The type of endodontic treatment needed for an injured tooth will depend on the extent of damage. A mature, permanent tooth with pulp damage, for example, may require a root canal treatment. In this procedure the pulp chamber and root canals are thoroughly cleaned out, and then are filled with a special filling to prevent any future infection. Later the tooth should be crowned to permanently seal it. Although a general dentist may perform a root canal, more complex cases, such as a tooth with an extensive root canal network, may need to be performed by an endodontist using microscopic equipment.
A tooth that has undergone severe trauma, especially a knocked out tooth, will need extensive follow-up care by a general dentist and possibly an endodontist to improve its chances of long-term survival. Because of the severity, the tooth may lose viability and the body ultimately may begin to reject it. For this reason, the tooth should be monitored on a regular basis and may need further treatment from time to time, even up to five years after the injury.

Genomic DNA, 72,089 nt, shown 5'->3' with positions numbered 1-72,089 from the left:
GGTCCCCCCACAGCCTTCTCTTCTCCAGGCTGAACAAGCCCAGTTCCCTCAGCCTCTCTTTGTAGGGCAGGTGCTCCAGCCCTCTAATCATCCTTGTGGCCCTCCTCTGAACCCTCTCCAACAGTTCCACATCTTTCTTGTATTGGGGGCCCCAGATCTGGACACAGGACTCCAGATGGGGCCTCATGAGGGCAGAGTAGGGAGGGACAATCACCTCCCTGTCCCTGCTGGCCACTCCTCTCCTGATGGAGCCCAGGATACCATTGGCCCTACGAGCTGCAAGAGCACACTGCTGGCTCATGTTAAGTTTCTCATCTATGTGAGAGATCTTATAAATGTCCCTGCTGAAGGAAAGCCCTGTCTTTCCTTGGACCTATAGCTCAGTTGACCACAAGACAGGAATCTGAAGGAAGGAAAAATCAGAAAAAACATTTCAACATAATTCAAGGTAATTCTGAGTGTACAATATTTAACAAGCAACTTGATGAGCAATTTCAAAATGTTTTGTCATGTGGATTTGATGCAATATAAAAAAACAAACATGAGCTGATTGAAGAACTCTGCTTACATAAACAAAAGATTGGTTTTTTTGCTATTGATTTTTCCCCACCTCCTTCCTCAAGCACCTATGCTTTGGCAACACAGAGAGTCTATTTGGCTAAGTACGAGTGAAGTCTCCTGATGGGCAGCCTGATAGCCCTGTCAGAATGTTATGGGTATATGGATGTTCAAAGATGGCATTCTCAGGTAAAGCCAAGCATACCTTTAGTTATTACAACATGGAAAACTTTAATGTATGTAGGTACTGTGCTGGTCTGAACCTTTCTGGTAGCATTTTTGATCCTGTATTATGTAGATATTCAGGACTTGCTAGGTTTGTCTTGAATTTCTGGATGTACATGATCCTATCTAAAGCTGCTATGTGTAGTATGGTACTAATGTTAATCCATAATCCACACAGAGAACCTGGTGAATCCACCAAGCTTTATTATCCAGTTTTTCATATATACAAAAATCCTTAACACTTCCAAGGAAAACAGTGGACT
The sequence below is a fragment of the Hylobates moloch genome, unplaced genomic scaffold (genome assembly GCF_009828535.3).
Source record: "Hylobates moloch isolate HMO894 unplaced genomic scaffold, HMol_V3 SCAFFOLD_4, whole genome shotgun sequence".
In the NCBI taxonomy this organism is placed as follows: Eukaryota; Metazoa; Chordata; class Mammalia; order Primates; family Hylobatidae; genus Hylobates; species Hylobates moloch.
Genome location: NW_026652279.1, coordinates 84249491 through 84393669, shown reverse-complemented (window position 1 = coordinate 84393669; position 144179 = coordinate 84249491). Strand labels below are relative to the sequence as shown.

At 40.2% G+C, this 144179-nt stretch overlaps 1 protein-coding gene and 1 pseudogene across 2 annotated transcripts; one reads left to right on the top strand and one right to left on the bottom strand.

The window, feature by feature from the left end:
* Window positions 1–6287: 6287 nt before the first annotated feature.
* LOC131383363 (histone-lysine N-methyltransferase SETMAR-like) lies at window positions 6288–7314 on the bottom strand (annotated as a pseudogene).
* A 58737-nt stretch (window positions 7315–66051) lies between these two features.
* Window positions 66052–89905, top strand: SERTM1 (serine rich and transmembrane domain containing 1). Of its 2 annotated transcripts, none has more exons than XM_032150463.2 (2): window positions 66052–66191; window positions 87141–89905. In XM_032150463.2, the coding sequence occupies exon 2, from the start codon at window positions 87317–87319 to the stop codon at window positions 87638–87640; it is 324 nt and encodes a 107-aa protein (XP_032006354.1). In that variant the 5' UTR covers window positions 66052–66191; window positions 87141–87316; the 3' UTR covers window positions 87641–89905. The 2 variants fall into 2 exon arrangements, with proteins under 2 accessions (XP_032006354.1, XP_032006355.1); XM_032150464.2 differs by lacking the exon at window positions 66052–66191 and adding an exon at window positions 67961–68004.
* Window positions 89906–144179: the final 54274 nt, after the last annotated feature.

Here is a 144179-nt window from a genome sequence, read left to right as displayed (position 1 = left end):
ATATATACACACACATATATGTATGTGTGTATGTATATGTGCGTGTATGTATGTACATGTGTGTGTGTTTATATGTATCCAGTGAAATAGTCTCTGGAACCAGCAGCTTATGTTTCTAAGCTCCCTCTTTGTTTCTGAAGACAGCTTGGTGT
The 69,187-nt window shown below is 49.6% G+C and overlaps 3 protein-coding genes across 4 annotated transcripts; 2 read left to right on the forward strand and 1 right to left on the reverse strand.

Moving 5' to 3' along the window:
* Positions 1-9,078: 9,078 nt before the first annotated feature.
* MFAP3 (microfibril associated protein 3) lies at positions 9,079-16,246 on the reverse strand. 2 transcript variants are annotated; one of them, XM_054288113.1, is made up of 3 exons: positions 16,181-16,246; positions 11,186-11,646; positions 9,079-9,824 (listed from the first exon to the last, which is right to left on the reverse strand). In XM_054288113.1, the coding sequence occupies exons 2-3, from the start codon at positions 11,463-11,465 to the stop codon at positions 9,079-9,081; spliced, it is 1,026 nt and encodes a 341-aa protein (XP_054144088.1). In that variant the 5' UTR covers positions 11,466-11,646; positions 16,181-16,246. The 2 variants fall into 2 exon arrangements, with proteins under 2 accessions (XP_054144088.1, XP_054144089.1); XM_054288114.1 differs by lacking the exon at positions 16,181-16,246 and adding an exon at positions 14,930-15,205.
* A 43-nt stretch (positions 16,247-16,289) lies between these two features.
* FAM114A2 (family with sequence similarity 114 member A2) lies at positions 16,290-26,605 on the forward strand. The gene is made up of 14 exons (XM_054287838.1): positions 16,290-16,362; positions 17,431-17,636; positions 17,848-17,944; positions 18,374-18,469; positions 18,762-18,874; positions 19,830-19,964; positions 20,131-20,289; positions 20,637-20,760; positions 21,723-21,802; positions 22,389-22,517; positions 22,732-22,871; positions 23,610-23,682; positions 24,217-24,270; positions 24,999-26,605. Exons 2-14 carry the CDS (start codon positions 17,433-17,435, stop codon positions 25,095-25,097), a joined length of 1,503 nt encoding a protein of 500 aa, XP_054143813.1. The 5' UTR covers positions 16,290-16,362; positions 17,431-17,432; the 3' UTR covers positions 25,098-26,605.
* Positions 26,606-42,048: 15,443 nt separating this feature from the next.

One final word: if you participate in sports or exercise activity, you can significantly reduce your risk of dental injury with a mouthguard. There are various types, but the best protection is one custom designed to fit the specific contours of your mouth. We’ll be glad to advise you further on how to protect your teeth from injury.
If you would like more information on dental injury prevention and treatment, please contact us or schedule an appointment for a consultation. You can also learn more about this topic by reading the Dear Doctor magazine article “Trauma & Nerve Damage to Teeth.”